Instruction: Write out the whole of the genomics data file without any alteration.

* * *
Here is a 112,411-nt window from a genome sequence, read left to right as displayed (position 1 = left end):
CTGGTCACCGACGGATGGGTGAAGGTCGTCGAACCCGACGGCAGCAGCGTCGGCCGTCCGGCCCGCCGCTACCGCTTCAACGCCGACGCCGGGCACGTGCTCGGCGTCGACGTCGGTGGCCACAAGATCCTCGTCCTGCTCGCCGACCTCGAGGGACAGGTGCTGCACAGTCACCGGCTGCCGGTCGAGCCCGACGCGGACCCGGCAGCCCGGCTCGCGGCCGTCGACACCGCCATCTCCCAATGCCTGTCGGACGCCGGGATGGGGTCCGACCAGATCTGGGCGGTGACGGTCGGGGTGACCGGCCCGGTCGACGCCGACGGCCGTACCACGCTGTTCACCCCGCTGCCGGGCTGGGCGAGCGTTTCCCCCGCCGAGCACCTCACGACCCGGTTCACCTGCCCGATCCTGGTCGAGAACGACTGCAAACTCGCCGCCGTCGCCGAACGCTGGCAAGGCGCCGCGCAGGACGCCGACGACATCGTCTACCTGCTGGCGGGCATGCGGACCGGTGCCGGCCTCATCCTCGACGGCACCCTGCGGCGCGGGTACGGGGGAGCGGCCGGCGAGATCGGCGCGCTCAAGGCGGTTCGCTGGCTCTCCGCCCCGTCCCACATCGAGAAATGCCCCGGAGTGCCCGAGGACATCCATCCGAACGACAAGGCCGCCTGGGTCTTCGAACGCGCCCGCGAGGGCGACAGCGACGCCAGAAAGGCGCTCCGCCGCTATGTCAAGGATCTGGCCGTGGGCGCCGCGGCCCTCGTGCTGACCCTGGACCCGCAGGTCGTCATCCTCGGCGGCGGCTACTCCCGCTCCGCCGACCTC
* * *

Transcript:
Here is a 112,411-nt window from a genome sequence, read left to right as displayed (position 1 = left end):
CTGGTCACCGACGGATGGGTGAAGGTCGTCGAACCCGACGGCAGCAGCGTCGGCCGTCCGGCCCGCCGCTACCGCTTCAACGCCGACGCCGGGCACGTGCTCGGCGTCGACGTCGGTGGCCACAAGATCCTCGTCCTGCTCGCCGACCTCGAGGGACAGGTGCTGCACAGTCACCGGCTGCCGGTCGAGCCCGACGCGGACCCGGCAGCCCGGCTCGCGGCCGTCGACACCGCCATCTCCCAATGCCTGTCGGACGCCGGGATGGGGTCCGACCAGATCTGGGCGGTGACGGTCGGGGTGACCGGCCCGGTCGACGCCGACGGCCGTACCACGCTGTTCACCCCGCTGCCGGGCTGGGCGAGCGTTTCCCCCGCCGAGCACCTCACGACCCGGTTCACCTGCCCGATCCTGGTCGAGAACGACTGCAAACTCGCCGCCGTCGCCGAACGCTGGCAAGGCGCCGCGCAGGACGCCGACGACATCGTCTACCTGCTGGCGGGCATGCGGACCGGTGCCGGCCTCATCCTCGACGGCACCCTGCGGCGCGGGTACGGGGGAGCGGCCGGCGAGATCGGCGCGCTCAAGGCGGTTCGCTGGCTCTCCGCCCCGTCCCACATCGAGAAATGCCCCGGAGTGCCCGAGGACATCCATCCGAACGACAAGGCCGCCTGGGTCTTCGAACGCGCCCGCGAGGGCGACAGCGACGCCAGAAAGGCGCTCCGCCGCTATGTCAAGGATCTGGCCGTGGGCGCCGCGGCCCTCGTGCTGACCCTGGACCCGCAGGTCGTCATCCTCGGCGGCGGCTACTCCCGCTCCGCCGACCTC